Gov. Rick Perry's presidential pitch goes something like this: During one of the worst recessions in American history, he's kept his state "open for business." In the last two years, Texas created over a quarter of a million jobs, meaning that the state's 8% unemployment rate is substantially lower than the rest of the nation's. The governor credits this exceptional growth to things like low taxes and tort reform.
It's a strong message. But one of the governor's signature economic development initiatives—the Texas Emerging Technology Fund—has lately raised serious questions among some conservatives.
The Emerging Technology Fund was created at Mr. Perry's behest in 2005 to act as a kind of public-sector venture capital firm, largely to provide funding for tech start-ups in Texas. Since then, the fund has committed nearly $200 million of taxpayer money to fund 133 companies. Mr. Perry told a group of CEOs in May that the fund's "strategic investments are what's helping us keep groundbreaking innovations in the state." The governor, together with the lieutenant governor and the speaker of the Texas House, enjoys ultimate decision-making power over the fund's investments.
Among the companies that the Emerging Technology Fund has invested in is Convergen LifeSciences, Inc. It received a $4.5 million grant last year—the second largest grant in the history of the fund. The founder and executive chairman of Convergen is David G. Nance.
In 2009, when Mr. Nance submitted his application for a $4.5 million Emerging Technology Fund grant for Convergen, he and his partners had invested only $1,000 of their own money into their new company, according to documentation prepared by the governor's office in February 2010. But over the years, Mr. Nance managed to invest a lot more than $1,000 in Mr. Perry. Texas Ethics Commission records show that Mr. Nance donated $75,000 to Mr. Perry's campaigns between 2001 and 2006.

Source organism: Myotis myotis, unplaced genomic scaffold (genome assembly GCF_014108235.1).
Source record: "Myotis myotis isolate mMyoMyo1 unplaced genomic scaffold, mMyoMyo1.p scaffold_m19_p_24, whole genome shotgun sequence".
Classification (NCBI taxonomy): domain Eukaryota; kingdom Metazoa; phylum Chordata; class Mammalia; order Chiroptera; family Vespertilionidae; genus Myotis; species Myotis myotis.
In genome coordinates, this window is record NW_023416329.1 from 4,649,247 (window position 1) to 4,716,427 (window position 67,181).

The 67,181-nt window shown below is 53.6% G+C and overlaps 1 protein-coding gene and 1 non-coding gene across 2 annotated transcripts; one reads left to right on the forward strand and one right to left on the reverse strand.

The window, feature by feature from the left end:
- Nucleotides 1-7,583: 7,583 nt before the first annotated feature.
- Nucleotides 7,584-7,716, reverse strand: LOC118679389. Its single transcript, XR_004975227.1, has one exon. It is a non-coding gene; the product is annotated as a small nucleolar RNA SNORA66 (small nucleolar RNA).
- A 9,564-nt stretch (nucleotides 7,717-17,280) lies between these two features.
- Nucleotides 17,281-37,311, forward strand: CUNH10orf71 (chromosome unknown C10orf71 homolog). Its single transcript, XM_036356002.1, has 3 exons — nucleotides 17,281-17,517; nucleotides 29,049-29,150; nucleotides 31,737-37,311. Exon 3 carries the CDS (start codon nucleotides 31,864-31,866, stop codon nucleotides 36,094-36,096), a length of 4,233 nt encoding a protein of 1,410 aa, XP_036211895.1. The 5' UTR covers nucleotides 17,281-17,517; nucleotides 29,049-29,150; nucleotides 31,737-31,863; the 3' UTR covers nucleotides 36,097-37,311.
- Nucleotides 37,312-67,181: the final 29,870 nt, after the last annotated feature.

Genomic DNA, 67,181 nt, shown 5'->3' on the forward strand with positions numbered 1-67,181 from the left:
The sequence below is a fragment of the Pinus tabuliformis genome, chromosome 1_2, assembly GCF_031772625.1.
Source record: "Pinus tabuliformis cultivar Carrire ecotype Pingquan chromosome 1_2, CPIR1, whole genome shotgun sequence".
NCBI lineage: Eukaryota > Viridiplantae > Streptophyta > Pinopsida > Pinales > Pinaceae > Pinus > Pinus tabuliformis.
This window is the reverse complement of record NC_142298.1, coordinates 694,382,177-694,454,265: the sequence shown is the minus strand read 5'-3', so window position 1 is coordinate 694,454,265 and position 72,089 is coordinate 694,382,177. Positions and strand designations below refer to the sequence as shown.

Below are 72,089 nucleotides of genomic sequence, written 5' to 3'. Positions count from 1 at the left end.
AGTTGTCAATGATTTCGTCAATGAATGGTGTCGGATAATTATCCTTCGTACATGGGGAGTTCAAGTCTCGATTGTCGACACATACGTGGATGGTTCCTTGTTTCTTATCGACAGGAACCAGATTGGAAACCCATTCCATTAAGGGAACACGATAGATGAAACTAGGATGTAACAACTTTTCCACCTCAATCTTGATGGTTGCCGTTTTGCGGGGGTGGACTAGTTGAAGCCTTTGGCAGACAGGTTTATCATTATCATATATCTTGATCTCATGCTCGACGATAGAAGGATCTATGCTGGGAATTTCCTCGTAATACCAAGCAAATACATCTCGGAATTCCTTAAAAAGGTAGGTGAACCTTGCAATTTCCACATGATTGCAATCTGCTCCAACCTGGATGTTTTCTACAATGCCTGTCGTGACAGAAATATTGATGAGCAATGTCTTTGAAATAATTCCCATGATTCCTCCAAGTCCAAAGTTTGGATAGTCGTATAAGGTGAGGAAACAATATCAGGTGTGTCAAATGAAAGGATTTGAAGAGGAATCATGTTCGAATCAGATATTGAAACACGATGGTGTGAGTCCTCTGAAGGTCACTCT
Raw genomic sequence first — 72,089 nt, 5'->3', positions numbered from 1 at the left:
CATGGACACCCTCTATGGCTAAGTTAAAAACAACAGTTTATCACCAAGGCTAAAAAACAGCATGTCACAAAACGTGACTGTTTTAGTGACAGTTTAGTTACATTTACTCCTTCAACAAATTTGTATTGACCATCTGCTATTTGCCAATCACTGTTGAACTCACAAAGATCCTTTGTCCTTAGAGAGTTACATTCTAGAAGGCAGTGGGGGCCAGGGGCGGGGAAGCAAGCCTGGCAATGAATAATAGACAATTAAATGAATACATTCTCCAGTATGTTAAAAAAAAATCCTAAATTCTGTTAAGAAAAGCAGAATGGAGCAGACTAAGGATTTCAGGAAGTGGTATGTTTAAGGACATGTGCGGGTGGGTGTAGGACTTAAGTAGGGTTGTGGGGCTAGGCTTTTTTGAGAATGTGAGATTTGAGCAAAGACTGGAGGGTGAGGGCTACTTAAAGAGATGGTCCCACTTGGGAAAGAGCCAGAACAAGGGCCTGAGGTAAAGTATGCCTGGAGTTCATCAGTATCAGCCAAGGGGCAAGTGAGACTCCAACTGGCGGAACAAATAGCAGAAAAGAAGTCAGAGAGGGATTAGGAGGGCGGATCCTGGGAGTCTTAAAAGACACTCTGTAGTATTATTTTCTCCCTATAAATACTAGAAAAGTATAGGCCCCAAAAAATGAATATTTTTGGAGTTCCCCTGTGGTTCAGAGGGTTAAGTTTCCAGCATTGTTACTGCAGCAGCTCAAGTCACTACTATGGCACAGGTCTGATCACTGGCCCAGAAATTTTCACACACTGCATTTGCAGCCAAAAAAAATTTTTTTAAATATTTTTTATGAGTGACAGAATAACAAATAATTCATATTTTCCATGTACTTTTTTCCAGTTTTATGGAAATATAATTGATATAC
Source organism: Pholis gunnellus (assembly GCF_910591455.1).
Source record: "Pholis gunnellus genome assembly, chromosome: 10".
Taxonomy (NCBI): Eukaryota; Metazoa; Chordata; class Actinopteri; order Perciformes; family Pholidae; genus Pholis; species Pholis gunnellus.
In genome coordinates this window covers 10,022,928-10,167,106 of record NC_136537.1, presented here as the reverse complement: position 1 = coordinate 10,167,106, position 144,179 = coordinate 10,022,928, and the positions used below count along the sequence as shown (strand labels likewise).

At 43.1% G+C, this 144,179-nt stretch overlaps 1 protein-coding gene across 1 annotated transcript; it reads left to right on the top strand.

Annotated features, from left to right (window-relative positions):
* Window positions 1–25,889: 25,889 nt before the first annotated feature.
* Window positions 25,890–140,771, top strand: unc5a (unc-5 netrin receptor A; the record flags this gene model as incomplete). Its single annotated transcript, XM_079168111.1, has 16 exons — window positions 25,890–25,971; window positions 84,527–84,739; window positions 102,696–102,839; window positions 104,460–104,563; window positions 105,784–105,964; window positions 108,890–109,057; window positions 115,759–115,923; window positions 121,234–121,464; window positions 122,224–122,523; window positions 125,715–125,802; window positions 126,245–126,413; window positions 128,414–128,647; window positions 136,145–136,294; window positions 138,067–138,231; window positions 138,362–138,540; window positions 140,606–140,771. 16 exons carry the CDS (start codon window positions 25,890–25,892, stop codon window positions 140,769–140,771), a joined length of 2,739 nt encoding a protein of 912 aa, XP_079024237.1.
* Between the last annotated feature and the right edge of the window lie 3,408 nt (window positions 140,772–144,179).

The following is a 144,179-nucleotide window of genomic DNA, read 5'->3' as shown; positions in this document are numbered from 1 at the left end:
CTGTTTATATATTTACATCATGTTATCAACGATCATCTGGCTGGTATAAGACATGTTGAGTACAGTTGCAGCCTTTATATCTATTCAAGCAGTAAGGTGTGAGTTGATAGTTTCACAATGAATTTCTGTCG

The regional panel that reviewed Convergen's application turned down the company's $4.5 million request when it presented its proposal on Oct. 7, 2009. But Mr. Nance appealed that decision directly to a statewide advisory committee (of which Mr. Nance was once a member) appointed by Mr. Perry. Just eight days later, on Oct. 15, a subcommittee unanimously recommended approval by the full statewide committee. On Oct. 29, the full advisory committee unanimously recommended the approval of Convergen's application. When asked why the advisory committee felt comfortable recommending Convergen's grant, Lucy Nashed, a spokesperson for Mr. Perry, said that the committee "thoroughly vetted the company."
Starting in 2008, Mr. Perry also appropriated approximately $2 million in federal taxpayer money through the auspices of the Wagner-Peyser Act—a federal works program founded during the New Deal and overseen in Texas by Mr. Perry's office—to a nonprofit launched by Mr. Nance called Innovate Texas. The nonprofit was meant to help entrepreneurs by linking them to investors. It began receiving funding on Dec. 31, 2008, soon after Mr. Nance's previous company, Introgen Therapeutics, declared bankruptcy on Dec. 3. According to state records, Mr. Nance paid himself $250,000 for the two years he ran Innovate Texas. Innovate Texas, whose listed phone number is not a working number, could not be reached for comment. (Two phone calls left for Mr. Nance at Convergen's offices went unreturned.)
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